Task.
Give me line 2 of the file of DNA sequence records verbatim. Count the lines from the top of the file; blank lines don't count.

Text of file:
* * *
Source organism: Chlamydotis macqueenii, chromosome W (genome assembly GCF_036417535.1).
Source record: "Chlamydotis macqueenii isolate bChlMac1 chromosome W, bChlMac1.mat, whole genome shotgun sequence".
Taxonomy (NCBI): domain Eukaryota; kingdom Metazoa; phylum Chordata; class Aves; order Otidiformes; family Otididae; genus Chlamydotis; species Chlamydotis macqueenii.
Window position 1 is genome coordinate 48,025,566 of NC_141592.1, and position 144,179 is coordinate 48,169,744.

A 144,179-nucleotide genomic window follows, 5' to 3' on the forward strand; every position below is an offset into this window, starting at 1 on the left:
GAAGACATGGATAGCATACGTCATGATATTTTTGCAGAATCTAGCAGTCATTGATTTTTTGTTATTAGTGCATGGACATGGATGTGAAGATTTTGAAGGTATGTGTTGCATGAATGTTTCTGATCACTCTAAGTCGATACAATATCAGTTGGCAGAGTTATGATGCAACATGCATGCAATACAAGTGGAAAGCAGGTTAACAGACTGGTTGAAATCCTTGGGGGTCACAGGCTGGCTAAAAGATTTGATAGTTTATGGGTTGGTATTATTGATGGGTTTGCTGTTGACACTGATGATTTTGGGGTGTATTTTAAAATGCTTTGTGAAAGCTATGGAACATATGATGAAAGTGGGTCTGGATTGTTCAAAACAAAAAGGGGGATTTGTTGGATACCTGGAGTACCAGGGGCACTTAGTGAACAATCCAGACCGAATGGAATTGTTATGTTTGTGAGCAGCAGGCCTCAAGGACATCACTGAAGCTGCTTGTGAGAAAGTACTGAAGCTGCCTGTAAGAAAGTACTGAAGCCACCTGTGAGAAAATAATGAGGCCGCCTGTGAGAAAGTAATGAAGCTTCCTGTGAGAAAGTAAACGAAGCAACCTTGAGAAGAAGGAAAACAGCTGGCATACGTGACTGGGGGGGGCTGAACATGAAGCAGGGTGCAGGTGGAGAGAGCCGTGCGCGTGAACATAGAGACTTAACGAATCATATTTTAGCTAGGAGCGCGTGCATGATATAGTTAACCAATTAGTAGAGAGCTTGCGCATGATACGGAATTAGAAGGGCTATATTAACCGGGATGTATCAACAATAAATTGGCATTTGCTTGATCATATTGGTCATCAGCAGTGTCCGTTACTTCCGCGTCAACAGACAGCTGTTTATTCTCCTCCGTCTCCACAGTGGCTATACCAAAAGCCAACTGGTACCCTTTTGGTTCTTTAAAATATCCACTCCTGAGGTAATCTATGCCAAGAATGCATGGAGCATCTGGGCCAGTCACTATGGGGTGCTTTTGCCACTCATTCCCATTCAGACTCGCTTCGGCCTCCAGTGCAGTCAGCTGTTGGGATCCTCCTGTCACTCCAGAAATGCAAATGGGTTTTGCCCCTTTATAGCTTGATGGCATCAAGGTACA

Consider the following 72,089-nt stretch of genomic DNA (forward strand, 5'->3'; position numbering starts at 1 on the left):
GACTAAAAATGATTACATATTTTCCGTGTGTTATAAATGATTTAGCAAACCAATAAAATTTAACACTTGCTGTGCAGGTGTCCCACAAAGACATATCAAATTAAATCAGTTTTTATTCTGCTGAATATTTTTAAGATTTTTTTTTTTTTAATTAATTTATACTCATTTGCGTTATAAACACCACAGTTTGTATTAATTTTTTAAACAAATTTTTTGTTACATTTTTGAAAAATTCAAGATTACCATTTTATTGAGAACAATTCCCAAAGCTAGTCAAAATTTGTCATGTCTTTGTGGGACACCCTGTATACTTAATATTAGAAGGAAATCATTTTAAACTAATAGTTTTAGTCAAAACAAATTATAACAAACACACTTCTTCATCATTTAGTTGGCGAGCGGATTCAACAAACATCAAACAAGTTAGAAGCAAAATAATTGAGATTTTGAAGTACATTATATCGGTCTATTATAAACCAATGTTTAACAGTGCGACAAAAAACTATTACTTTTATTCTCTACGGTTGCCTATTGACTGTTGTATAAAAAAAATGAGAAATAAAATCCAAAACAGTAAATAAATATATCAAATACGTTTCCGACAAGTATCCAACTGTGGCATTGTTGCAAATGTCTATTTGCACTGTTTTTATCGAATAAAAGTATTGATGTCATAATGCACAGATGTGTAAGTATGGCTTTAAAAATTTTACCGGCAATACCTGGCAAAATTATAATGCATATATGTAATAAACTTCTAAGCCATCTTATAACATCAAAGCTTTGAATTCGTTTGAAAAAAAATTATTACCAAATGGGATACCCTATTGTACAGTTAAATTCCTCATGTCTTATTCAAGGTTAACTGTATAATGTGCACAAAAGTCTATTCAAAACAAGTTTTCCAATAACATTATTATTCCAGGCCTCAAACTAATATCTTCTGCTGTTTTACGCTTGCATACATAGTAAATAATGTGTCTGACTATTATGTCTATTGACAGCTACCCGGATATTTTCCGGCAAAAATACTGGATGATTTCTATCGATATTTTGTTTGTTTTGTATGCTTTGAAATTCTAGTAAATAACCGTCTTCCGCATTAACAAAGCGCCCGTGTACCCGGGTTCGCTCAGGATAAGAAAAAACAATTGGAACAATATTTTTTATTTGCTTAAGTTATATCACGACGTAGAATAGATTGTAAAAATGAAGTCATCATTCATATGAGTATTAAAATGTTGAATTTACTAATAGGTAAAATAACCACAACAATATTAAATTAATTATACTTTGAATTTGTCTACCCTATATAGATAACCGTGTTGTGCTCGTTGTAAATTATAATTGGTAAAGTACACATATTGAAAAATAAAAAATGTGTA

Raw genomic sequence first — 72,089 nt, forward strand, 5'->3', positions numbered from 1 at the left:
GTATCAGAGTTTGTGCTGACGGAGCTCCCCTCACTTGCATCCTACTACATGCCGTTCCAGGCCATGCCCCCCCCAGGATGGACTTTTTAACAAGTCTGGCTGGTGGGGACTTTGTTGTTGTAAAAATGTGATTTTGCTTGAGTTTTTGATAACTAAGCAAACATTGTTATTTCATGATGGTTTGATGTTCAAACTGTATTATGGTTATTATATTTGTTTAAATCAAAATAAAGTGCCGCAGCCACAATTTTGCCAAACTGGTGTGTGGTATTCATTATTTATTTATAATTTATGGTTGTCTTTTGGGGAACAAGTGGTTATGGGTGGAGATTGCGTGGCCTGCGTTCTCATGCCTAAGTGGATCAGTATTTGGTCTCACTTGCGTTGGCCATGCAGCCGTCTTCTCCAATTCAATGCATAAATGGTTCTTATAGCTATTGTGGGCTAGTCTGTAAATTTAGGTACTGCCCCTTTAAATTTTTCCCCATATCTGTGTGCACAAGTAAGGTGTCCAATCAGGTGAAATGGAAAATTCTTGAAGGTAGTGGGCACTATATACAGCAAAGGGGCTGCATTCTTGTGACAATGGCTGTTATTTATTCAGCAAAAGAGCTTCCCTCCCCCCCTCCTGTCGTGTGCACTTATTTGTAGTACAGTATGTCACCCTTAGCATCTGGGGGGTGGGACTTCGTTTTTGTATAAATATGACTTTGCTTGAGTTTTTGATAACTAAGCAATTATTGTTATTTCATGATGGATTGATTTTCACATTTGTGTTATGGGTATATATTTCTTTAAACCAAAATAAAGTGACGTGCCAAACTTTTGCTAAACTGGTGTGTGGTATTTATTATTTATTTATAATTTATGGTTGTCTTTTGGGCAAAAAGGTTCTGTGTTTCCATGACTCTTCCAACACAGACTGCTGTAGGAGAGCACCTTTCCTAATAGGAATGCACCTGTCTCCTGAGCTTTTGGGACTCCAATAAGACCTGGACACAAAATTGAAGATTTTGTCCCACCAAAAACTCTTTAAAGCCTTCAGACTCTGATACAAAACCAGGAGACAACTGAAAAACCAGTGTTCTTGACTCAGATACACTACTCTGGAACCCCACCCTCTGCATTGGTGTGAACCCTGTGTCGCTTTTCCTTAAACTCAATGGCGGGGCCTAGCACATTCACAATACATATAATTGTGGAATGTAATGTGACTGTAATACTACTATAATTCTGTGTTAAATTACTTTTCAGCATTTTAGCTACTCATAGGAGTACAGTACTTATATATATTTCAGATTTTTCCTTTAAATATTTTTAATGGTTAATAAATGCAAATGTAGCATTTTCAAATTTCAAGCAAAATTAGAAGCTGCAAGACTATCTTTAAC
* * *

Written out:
Source record: "Chlamydotis macqueenii isolate bChlMac1 chromosome W, bChlMac1.mat, whole genome shotgun sequence".